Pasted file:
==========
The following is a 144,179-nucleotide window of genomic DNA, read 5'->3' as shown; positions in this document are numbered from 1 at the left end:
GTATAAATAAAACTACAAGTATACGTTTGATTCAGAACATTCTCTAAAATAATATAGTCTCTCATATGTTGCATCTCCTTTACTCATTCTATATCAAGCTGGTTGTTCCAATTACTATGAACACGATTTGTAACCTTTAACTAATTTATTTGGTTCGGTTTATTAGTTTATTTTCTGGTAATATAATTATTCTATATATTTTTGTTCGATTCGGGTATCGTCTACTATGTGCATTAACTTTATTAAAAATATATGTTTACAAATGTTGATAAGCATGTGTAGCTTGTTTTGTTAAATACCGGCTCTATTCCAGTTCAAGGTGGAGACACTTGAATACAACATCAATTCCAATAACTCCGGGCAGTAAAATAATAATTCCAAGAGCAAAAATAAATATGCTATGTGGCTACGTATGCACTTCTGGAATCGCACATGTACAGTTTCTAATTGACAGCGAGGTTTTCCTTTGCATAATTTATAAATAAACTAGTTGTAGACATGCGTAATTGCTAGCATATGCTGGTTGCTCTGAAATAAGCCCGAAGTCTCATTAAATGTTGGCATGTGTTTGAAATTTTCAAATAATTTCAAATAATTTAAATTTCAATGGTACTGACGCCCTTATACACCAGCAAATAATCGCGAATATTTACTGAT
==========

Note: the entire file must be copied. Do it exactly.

The following is a 144,179-nucleotide window of genomic DNA, read 5'->3' as shown; positions in this document are numbered from 1 at the left end:
GTATAAATAAAACTACAAGTATACGTTTGATTCAGAACATTCTCTAAAATAATATAGTCTCTCATATGTTGCATCTCCTTTACTCATTCTATATCAAGCTGGTTGTTCCAATTACTATGAACACGATTTGTAACCTTTAACTAATTTATTTGGTTCGGTTTATTAGTTTATTTTCTGGTAATATAATTATTCTATATATTTTTGTTCGATTCGGGTATCGTCTACTATGTGCATTAACTTTATTAAAAATATATGTTTACAAATGTTGATAAGCATGTGTAGCTTGTTTTGTTAAATACCGGCTCTATTCCAGTTCAAGGTGGAGACACTTGAATACAACATCAATTCCAATAACTCCGGGCAGTAAAATAATAATTCCAAGAGCAAAAATAAATATGCTATGTGGCTACGTATGCACTTCTGGAATCGCACATGTACAGTTTCTAATTGACAGCGAGGTTTTCCTTTGCATAATTTATAAATAAACTAGTTGTAGACATGCGTAATTGCTAGCATATGCTGGTTGCTCTGAAATAAGCCCGAAGTCTCATTAAATGTTGGCATGTGTTTGAAATTTTCAAATAATTTCAAATAATTTAAATTTCAATGGTACTGACGCCCTTATACACCAGCAAATAATCGCGAATATTTACTGAT